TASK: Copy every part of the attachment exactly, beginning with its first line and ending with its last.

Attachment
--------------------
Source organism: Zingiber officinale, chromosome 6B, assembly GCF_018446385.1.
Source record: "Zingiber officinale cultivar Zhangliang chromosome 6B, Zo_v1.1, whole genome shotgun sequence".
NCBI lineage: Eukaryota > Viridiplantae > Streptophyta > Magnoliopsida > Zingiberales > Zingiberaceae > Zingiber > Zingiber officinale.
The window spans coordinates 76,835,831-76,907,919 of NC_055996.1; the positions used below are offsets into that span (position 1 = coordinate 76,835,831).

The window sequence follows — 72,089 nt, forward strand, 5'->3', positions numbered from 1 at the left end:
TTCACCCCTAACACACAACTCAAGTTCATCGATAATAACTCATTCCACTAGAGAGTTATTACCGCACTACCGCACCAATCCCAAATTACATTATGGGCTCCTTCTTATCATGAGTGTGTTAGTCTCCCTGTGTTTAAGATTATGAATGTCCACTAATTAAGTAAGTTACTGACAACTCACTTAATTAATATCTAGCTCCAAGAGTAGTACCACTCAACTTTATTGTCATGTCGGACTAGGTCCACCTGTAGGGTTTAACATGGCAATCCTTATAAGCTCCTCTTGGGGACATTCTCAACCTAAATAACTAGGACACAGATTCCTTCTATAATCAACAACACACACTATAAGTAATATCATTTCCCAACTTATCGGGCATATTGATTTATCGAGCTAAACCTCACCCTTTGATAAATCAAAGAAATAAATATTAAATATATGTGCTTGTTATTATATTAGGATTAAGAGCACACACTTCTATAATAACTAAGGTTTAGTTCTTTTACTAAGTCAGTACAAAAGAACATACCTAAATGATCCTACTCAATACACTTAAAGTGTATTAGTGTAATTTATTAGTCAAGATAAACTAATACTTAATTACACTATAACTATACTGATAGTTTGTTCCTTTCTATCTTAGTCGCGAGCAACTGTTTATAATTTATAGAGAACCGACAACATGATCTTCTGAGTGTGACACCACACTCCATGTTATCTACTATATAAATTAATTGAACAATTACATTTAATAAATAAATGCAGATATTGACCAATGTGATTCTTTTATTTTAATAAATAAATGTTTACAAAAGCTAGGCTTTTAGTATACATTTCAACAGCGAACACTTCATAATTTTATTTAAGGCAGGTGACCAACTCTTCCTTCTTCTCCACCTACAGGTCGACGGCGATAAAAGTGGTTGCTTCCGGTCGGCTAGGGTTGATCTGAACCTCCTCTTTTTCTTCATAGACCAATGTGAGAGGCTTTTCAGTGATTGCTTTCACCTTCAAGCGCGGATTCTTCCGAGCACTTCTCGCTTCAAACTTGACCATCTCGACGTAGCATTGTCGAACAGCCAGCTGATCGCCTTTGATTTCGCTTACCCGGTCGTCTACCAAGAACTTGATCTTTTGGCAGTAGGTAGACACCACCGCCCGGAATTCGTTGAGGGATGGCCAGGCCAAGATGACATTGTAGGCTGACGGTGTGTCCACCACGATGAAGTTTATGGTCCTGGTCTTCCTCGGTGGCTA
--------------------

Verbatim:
Source organism: Zingiber officinale, chromosome 6B, assembly GCF_018446385.1.
Source record: "Zingiber officinale cultivar Zhangliang chromosome 6B, Zo_v1.1, whole genome shotgun sequence".
NCBI lineage: Eukaryota > Viridiplantae > Streptophyta > Magnoliopsida > Zingiberales > Zingiberaceae > Zingiber > Zingiber officinale.
The window spans coordinates 76,835,831-76,907,919 of NC_055996.1; the positions used below are offsets into that span (position 1 = coordinate 76,835,831).

The window sequence follows — 72,089 nt, forward strand, 5'->3', positions numbered from 1 at the left end:
TTCACCCCTAACACACAACTCAAGTTCATCGATAATAACTCATTCCACTAGAGAGTTATTACCGCACTACCGCACCAATCCCAAATTACATTATGGGCTCCTTCTTATCATGAGTGTGTTAGTCTCCCTGTGTTTAAGATTATGAATGTCCACTAATTAAGTAAGTTACTGACAACTCACTTAATTAATATCTAGCTCCAAGAGTAGTACCACTCAACTTTATTGTCATGTCGGACTAGGTCCACCTGTAGGGTTTAACATGGCAATCCTTATAAGCTCCTCTTGGGGACATTCTCAACCTAAATAACTAGGACACAGATTCCTTCTATAATCAACAACACACACTATAAGTAATATCATTTCCCAACTTATCGGGCATATTGATTTATCGAGCTAAACCTCACCCTTTGATAAATCAAAGAAATAAATATTAAATATATGTGCTTGTTATTATATTAGGATTAAGAGCACACACTTCTATAATAACTAAGGTTTAGTTCTTTTACTAAGTCAGTACAAAAGAACATACCTAAATGATCCTACTCAATACACTTAAAGTGTATTAGTGTAATTTATTAGTCAAGATAAACTAATACTTAATTACACTATAACTATACTGATAGTTTGTTCCTTTCTATCTTAGTCGCGAGCAACTGTTTATAATTTATAGAGAACCGACAACATGATCTTCTGAGTGTGACACCACACTCCATGTTATCTACTATATAAATTAATTGAACAATTACATTTAATAAATAAATGCAGATATTGACCAATGTGATTCTTTTATTTTAATAAATAAATGTTTACAAAAGCTAGGCTTTTAGTATACATTTCAACAGCGAACACTTCATAATTTTATTTAAGGCAGGTGACCAACTCTTCCTTCTTCTCCACCTACAGGTCGACGGCGATAAAAGTGGTTGCTTCCGGTCGGCTAGGGTTGATCTGAACCTCCTCTTTTTCTTCATAGACCAATGTGAGAGGCTTTTCAGTGATTGCTTTCACCTTCAAGCGCGGATTCTTCCGAGCACTTCTCGCTTCAAACTTGACCATCTCGACGTAGCATTGTCGAACAGCCAGCTGATCGCCTTTGATTTCGCTTACCCGGTCGTCTACCAAGAACTTGATCTTTTGGCAGTAGGTAGACACCACCGCCCGGAATTCGTTGAGGGATGGCCAGGCCAAGATGACATTGTAGGCTGACGGTGTGTCCACCACGATGAAGTTTATGGTCCTGGTCTTCCTCGGTGGCTA